Last year, John Browning’s storied handgun reached its 100th anniversary and during its existence the 1911 has become available in a wide variety of styles, from a multitude of makers, and at wildly divergent prices. So why am I talking about the Rock Island 1911? Because out of all of them, Rock Island makes 1911s for the average Joe. On top of that, it’s a good, reliable pistol.
I’ve always been attracted to the nostalgia of the old G.I. A1s of the 1940’s. I like the no-frills, bare bones, baseline G.I. 1911A1. I’m lucky enough to own one, but I’m conflicted about shooting what I consider my own personal museum piece.
So I’ve been hunting for a stand-in. I want a shooter—a gun that doesn’t mind getting dirty.
Rock Island 1911A1
Enter the Rock Island Armory 1911A1. The name itself evokes a sense of nostalgia, though the guns are clearly not the product of the Rock Island Arsenal, or any of the other subcontractors that were making 1911’s during the Second World War. The pistol is an import from the Philippines—a fact most prominently reflected in the price. Around $400.
Yet, the Rock Island A1 strives to replicate many of the old Colt’s iconic features. The gun has a stubby little hammer and a thin beavertail. The pistol is parkerized, like the originals (if in a slightly darker color). Maybe the biggest similarity is that the pistol doesn’t have a firing pin block, so don’t drop it.
The differences are more practical. Lowered ejector port. Beveled magazine well. The barrel has been tweaked so hollow points will feed. While these are really sound ideas, they detract from the pure replication of the A1. But does that matter?
Many corners are cut in the manufacture. The gun has smooth wooden grips. The frame and the slide are cast instead of milled. While cast metal may never have any effect on the performance of the gun, the reliability of Rock Island’s component parts instills tiny seeds of doubt. And that is enough to scare some folks away.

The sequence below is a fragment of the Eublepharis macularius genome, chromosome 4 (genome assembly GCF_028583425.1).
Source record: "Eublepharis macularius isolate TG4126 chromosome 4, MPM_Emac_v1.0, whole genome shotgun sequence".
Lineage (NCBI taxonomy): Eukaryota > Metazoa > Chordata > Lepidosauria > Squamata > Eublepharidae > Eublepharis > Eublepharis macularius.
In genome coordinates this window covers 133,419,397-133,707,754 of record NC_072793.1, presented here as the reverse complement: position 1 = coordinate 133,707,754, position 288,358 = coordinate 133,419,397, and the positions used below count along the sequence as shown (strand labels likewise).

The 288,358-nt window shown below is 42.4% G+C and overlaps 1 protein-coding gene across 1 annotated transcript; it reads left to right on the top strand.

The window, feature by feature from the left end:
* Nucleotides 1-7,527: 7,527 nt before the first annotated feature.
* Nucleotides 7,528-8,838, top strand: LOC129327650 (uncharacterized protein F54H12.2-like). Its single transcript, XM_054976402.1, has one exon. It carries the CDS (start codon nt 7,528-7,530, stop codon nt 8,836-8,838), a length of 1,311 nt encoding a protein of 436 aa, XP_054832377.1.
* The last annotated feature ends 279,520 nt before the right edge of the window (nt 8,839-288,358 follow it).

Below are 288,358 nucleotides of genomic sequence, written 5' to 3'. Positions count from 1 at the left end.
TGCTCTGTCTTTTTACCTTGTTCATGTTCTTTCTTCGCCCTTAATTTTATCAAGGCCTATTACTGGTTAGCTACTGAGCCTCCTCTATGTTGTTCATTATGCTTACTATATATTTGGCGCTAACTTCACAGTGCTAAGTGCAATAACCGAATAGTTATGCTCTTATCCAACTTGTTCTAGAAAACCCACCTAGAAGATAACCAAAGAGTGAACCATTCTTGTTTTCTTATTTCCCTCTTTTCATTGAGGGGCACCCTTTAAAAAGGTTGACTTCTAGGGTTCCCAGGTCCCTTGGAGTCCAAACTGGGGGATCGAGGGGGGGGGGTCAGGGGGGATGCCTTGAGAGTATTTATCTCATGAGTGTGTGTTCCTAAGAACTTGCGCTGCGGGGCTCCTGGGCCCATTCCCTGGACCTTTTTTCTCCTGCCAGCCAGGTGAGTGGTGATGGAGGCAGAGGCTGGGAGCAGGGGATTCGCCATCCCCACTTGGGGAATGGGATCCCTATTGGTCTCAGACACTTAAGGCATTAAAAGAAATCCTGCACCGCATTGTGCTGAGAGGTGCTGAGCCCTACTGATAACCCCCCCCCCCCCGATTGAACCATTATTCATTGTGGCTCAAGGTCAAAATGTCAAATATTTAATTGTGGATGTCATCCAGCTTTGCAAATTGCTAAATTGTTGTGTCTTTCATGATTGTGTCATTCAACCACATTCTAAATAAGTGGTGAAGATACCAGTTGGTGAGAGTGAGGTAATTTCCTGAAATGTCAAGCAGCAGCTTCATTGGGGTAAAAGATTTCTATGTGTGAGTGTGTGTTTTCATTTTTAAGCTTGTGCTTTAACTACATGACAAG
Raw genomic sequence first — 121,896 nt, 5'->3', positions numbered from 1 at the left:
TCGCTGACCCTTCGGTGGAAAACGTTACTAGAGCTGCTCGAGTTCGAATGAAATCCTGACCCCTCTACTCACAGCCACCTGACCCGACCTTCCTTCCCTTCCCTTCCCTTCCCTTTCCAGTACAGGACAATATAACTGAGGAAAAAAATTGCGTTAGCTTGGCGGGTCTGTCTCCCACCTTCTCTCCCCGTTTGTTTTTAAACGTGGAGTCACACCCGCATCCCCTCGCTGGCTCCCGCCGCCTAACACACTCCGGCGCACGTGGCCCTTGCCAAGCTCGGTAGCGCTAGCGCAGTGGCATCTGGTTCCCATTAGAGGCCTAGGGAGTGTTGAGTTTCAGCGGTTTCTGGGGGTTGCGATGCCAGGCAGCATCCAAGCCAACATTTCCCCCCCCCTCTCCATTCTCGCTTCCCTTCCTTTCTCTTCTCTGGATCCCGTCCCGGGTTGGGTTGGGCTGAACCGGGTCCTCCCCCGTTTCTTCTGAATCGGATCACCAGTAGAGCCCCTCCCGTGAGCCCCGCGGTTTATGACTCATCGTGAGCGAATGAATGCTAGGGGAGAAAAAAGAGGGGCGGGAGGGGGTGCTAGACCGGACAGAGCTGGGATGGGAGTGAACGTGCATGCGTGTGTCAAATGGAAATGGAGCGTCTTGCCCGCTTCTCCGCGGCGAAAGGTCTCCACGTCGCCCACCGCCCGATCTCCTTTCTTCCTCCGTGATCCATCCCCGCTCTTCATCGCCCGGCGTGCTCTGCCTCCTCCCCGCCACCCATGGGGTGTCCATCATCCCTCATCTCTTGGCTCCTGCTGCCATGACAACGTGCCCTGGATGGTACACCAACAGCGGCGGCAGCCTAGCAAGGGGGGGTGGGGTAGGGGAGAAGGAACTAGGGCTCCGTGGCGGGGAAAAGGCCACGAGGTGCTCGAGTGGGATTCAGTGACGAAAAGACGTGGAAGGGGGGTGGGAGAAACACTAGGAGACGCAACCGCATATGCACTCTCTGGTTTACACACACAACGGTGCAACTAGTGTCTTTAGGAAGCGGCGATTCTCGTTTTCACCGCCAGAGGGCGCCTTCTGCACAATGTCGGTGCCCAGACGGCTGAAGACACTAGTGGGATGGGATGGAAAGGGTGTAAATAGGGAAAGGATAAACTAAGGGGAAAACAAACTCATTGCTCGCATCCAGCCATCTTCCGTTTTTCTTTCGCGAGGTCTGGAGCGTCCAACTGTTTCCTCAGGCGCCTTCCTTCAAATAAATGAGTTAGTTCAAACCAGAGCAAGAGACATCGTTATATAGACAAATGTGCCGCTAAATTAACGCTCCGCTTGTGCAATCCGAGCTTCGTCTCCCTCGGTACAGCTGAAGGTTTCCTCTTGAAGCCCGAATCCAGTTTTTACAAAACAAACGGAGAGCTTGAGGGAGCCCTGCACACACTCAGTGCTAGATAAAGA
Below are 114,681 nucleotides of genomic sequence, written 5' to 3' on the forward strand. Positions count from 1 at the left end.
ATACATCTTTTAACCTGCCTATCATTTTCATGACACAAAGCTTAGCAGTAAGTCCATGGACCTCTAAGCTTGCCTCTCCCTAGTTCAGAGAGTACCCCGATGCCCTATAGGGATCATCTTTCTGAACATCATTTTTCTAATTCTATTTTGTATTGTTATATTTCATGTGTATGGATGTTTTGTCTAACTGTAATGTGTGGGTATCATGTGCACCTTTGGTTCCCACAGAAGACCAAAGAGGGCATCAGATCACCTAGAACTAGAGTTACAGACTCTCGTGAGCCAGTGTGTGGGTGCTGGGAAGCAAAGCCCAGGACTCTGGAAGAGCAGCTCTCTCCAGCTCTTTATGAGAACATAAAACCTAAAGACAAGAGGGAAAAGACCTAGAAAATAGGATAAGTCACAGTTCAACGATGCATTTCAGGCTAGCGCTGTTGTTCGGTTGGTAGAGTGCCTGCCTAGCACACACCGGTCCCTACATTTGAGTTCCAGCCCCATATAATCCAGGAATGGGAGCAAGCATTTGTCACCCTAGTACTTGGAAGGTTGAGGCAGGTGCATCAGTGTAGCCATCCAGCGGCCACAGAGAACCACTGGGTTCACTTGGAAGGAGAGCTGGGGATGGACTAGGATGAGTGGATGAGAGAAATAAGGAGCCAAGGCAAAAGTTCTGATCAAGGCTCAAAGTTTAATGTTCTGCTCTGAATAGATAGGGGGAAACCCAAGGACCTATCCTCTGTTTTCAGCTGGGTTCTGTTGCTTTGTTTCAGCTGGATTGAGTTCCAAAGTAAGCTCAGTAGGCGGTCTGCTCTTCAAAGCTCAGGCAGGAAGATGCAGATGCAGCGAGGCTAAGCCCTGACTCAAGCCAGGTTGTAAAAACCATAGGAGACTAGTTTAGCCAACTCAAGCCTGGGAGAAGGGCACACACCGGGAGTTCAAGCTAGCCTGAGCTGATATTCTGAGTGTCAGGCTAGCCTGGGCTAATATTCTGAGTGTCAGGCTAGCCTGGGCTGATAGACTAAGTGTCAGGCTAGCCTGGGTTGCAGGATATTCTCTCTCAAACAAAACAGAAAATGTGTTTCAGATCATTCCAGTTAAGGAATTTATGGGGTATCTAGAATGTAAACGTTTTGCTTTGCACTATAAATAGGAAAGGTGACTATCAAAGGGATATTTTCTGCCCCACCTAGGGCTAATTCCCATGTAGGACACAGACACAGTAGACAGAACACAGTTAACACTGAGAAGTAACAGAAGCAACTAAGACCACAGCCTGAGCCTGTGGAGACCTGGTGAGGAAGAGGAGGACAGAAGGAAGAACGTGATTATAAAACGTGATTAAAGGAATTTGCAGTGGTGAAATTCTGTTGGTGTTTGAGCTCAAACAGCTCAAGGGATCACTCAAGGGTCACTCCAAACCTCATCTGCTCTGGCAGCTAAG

Other differences seem random. The gun has a flat mainspring housing. The A1s were curved slightly. Purists are debating right now which is better and why, though it has more to do with feel.
When it comes down to it, the Rock Island 1911 does what it is supposed to do. I have gone through numerous boxes of .45 ACP without a hitch. However, like most guns (or every apparatus for that matter), you’ll notice it slow down after extended use. In this case, the slide slows after awhile as it gunks up with carbon build up.
The sights are also a bit nubby. They are accurate enough at around 10 yards, but anything after that hitting the bull’s eye becomes a bit difficult. And often times I found myself compensating.
However, groups are always consistent at around 1.5 to two inches at 10 yards. It is a 1911 afterall, and recoil is incredibly mild even for beginner shooters.
But if you do buy this gun, please don’t complain about accuracy. True, the gun is built well-enough, but out-of-the-box from the factory, it’s not meant to be a competition model or anything like that. It is what it is.
In the end, the Rock Island 1911’s are all about price. The A1 isn’t a match grade target pistol. I wouldn’t imagine that anyone would ever consider carrying it. But I can’t find much that this gun does that other low-end 1911’s don’t do. A Mil-Spec Springfield will set you back a little more. If you’re flush and want to buy American, look at the Colt’s.
The Rock Island 1911A1 isn’t an heirloom piece. It’s a blue-collar gun and far from pure. But it’s reliable and shoots well. And I’d never be afraid to shoot it. In fact, this is the type of gun you want to shoot until it breaks—just to see how much it can take.
The Rock Island 1911A1 is a pistol that deserves to get dirty. Toss it in the toolbox. Take it on a river trip. If something breaks, try to fix it. And if you screw it up, if you could even manage to wreck it beyond repair, it wouldn’t cost much to replace it.